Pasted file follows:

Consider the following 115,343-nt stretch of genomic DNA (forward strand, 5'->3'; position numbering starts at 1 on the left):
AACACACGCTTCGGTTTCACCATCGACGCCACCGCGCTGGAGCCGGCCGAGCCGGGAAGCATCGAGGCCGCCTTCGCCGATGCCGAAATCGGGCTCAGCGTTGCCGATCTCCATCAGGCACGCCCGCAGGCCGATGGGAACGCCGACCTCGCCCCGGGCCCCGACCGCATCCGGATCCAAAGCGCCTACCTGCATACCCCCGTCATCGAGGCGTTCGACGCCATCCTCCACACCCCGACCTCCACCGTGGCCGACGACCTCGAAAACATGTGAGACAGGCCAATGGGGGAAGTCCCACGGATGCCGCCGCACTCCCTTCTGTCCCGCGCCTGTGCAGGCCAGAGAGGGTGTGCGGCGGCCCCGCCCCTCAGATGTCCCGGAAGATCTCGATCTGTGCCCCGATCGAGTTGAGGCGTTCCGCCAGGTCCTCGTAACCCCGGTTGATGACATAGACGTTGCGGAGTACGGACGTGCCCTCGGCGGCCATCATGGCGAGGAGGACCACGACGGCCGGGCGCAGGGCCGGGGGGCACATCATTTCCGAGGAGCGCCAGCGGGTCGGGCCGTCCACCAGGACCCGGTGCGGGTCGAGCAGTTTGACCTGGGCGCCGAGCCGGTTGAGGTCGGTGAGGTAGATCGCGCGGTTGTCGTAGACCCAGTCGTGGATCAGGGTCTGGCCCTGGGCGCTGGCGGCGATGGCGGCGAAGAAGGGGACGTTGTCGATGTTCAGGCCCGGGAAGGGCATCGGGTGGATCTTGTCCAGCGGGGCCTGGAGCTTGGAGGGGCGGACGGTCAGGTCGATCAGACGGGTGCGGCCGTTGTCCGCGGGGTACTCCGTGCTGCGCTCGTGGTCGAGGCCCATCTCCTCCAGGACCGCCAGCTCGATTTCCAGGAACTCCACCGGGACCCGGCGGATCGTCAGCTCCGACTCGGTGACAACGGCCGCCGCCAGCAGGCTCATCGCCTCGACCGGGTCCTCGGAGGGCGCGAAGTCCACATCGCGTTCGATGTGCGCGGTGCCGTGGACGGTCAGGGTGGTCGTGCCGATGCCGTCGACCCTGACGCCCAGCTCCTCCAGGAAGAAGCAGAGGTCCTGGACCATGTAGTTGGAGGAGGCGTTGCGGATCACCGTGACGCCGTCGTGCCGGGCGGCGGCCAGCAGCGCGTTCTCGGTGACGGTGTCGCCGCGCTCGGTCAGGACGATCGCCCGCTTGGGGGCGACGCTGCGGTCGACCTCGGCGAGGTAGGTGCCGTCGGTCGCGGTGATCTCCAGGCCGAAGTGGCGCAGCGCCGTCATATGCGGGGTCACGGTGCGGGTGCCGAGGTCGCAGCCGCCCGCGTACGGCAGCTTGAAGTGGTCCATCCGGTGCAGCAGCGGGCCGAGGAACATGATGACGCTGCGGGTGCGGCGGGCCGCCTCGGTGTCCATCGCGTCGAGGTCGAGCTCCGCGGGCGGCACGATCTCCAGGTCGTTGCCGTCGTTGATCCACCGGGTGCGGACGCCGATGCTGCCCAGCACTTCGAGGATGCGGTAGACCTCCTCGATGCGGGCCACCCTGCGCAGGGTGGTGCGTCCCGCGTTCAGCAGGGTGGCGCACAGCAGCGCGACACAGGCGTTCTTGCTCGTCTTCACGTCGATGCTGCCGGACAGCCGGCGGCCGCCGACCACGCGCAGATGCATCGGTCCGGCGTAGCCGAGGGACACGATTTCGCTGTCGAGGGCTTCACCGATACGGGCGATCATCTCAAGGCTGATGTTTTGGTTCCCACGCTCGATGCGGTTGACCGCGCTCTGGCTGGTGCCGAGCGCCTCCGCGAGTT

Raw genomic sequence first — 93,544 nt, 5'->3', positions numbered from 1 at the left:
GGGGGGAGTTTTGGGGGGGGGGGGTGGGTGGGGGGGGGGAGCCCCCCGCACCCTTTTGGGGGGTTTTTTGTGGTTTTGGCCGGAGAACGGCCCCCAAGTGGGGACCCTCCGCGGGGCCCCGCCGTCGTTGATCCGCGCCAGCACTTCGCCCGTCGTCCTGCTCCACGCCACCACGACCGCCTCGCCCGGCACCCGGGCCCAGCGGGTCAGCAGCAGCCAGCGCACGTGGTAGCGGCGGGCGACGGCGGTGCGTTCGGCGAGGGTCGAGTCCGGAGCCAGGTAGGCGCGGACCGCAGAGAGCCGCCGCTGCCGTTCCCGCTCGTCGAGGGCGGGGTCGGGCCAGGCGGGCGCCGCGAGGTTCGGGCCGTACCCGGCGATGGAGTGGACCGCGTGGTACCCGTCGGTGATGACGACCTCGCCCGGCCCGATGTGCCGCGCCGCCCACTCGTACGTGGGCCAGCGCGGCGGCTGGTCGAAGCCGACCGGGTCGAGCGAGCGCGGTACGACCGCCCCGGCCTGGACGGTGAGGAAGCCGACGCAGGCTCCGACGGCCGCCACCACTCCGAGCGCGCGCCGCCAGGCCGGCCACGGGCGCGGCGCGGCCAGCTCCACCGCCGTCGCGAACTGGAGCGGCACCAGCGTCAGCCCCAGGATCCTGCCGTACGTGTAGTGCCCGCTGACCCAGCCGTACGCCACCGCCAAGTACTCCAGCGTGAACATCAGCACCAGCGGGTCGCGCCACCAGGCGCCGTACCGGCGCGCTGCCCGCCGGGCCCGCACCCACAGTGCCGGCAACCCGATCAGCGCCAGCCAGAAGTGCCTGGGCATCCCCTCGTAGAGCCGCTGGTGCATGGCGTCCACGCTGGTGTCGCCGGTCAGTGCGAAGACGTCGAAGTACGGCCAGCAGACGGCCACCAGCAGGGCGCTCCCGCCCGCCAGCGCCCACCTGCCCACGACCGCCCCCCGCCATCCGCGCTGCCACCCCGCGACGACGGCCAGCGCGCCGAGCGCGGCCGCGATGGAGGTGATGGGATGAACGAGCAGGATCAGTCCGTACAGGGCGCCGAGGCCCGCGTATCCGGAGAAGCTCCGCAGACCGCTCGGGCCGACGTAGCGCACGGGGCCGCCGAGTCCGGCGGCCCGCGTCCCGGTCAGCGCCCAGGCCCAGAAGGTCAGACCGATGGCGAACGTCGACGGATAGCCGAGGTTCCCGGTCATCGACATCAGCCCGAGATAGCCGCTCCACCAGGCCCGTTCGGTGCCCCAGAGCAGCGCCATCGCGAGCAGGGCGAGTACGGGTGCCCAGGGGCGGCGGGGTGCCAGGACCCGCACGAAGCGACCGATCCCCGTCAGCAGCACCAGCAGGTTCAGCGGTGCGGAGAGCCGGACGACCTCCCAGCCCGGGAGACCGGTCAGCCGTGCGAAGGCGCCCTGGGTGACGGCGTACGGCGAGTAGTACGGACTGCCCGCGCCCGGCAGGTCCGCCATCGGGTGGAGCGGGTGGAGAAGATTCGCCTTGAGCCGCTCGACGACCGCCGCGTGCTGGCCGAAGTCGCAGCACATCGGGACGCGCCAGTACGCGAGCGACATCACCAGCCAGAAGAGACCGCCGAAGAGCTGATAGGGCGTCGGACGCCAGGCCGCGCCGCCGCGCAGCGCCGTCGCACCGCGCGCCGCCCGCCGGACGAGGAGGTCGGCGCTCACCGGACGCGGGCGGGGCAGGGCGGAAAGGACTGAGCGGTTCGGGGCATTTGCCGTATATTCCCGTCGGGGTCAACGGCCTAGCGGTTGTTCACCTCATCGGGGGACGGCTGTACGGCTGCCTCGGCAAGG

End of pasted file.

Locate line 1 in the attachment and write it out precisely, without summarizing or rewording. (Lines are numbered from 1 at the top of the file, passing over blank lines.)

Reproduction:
Consider the following 115,343-nt stretch of genomic DNA (forward strand, 5'->3'; position numbering starts at 1 on the left):